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'The Americans' Invade New York's Paley Center

FX Cold War drama's cast and executive producers talk bad wigs, counterintelligence and what's ahead in Season Two

Noah Emmerich, Matthew Rhys and Keri Russell attend 'The Americans' panel during PaleyFest: Made In New York in New York City.
Jamie McCarthy/Getty Images
October 5, 2013 1:11 PM ET

The setting of The Americans may be 1981 Washington, D.C., but since the FX thriller about undercover Soviet spies is actually shot in New York, the cast and executive producers held court at the Paley Center for Media last night for the latest installment of the PaleyFest: Made in NY panel series. On hand were stars Keri Russell (Elizabeth Jennings), Matthew Rhys (Philip Jennings) and Noah Emmerich (Stan Beeman), as well as executive producers Joe Weisberg and Joel Fields.

Those salivating for juicy tidbits about the forthcoming second season were bound to be disappointed as the cast and producers remained tight-lipped about specific plot points, both on the red carpet and during the panel. In their defense, Russell and Fields (demonstrating his loyalty to the Jenningses by wearing a red CCCP T-shirt emblazoned with a yellow hammer and sickle) admitted that the first table read of the season had just occurred that day, and shooting even doesn't start until next week. (Russell told Rolling Stone that they'll start on Wednesday. The series is set to return in January 2014.) But gleaning information about what's next for the KGB agents who speak flawless English and look like they walked out of a JC Penney catalog wasn't quite as impenetrable a task as some of Philip and Elizabeth's previous missions. "We've only read one [script]," Russell told RS, "but it sounds like the family dynamic is going to be a real focus. As Paige [the Jennings' American-born teenage daughter] gets older, she could be a serious threat for everyone's safety." Considering that Paige started snooping around her parents' basement at the end of last season, Russell's hints sound right on the mark.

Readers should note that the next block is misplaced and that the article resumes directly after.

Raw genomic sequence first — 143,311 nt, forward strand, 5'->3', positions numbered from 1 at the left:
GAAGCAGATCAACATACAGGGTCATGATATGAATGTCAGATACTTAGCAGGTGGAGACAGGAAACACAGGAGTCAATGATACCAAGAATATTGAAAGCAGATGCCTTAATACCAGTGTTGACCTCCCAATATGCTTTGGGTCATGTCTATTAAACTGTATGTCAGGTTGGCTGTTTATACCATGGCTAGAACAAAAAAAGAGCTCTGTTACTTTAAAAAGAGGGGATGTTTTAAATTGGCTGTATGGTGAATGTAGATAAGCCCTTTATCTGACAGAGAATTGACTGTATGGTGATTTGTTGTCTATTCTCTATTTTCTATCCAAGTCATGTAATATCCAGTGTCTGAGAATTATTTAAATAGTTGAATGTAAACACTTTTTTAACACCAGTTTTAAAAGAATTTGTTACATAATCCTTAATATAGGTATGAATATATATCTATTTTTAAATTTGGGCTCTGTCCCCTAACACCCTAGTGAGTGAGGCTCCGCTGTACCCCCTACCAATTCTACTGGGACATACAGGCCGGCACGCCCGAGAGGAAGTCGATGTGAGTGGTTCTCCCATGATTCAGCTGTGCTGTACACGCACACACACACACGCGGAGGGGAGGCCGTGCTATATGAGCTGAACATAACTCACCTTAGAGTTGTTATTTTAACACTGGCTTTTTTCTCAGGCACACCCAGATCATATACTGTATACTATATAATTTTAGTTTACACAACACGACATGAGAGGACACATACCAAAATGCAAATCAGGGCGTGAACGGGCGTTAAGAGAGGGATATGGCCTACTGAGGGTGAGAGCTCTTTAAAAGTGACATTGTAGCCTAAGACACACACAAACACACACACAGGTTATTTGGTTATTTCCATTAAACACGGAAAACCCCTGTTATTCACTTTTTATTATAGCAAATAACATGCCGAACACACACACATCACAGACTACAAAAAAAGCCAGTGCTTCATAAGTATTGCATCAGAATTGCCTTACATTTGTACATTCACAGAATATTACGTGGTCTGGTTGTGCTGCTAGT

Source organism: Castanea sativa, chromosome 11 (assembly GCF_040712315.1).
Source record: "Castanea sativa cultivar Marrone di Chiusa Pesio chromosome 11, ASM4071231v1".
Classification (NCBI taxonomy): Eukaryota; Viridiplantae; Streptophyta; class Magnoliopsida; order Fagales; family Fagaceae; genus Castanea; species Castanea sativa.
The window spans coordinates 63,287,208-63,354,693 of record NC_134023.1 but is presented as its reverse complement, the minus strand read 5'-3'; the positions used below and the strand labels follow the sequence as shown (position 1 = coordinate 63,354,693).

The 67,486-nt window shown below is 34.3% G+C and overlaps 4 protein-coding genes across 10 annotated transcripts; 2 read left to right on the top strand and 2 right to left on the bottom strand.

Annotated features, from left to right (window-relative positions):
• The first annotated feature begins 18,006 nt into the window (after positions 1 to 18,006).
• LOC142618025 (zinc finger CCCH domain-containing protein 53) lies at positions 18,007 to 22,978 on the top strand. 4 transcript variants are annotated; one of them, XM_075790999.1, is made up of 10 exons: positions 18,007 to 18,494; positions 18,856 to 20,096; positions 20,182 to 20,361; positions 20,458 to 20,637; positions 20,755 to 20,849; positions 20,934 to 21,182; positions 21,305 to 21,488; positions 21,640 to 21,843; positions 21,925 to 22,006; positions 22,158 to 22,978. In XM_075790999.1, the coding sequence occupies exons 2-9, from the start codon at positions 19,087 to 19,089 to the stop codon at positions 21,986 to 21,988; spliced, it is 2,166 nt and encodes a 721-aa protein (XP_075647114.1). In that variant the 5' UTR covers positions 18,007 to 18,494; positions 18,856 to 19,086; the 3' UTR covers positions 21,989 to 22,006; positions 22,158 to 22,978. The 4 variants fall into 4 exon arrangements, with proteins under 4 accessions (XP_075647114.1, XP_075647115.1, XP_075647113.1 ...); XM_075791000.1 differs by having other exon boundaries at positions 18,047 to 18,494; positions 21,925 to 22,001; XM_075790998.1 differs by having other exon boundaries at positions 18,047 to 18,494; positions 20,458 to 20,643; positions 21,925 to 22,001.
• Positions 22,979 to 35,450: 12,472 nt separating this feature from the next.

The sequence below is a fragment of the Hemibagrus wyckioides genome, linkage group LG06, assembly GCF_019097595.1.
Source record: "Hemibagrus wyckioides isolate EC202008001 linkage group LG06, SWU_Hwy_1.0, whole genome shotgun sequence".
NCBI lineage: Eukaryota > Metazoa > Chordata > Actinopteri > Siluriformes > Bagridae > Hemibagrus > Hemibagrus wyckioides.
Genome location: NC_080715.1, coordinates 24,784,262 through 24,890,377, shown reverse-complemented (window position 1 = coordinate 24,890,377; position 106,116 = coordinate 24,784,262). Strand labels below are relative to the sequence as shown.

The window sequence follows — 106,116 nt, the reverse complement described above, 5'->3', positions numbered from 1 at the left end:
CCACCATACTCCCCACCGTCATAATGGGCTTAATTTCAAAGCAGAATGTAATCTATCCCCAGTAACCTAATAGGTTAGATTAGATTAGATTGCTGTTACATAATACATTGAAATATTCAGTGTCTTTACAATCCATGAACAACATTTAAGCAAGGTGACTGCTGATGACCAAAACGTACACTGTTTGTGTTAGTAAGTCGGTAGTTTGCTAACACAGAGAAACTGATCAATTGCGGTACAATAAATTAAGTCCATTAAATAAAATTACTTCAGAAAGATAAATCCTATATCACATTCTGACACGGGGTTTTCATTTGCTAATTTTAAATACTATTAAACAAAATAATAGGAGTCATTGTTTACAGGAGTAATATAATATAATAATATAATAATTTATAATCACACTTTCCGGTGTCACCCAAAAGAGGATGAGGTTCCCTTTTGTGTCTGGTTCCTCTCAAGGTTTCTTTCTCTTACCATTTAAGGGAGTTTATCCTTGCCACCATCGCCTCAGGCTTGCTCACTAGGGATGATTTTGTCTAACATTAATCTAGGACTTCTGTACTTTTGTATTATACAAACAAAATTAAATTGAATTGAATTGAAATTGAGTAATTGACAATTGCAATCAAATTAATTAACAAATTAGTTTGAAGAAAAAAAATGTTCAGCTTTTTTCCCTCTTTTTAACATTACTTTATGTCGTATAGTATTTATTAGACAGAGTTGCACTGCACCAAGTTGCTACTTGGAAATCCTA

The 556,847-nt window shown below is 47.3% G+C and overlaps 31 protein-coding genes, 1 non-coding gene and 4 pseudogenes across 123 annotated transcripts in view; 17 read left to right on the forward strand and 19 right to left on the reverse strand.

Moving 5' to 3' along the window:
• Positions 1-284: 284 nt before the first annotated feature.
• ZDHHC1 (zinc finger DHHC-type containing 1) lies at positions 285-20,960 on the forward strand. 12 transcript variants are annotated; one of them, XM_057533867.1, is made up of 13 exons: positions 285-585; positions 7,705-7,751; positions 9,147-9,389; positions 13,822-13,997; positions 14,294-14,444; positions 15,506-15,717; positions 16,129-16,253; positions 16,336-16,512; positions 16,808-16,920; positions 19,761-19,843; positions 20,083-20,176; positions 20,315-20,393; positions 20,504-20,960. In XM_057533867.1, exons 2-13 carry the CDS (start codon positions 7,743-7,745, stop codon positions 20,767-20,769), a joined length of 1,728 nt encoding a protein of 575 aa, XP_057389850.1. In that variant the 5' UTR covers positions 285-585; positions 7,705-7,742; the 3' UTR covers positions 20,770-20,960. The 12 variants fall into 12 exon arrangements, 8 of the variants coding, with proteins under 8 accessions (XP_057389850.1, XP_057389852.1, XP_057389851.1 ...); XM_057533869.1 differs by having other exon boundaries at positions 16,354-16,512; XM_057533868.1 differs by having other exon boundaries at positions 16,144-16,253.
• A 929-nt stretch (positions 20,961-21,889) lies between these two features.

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Emmerich, who plays a shady FBI agent who also happens to be the Jennings' next-door neighbor, spoke to RS prior to the panel about his character's state of mind at the close of Season One: "Stan's in a lot of pain," he said. "And it just seemed to be piling on, as the season progressed." He went on to suggest that he's still figuring out what exactly is going on in Stan's mind. "You just never know what's real and what's not, in this world. It's part of the fun of it – you don't know what's in the center of the onion. So it seems like Stan is falling for Nina (the Russian double agent) in a realer way than, perhaps, his job requires. But who knows? Maybe he's just really good at it." The actor remains ever the optimist for Stan and his crumbling marriage: "It's a show about marriage, and funnily enough, the first conversation is about Philip and Elizabeth's marriage. But in a weird way, the marriage that's being damaged the most at this point in the story is Stan and Sandra's, so I'm rooting for them."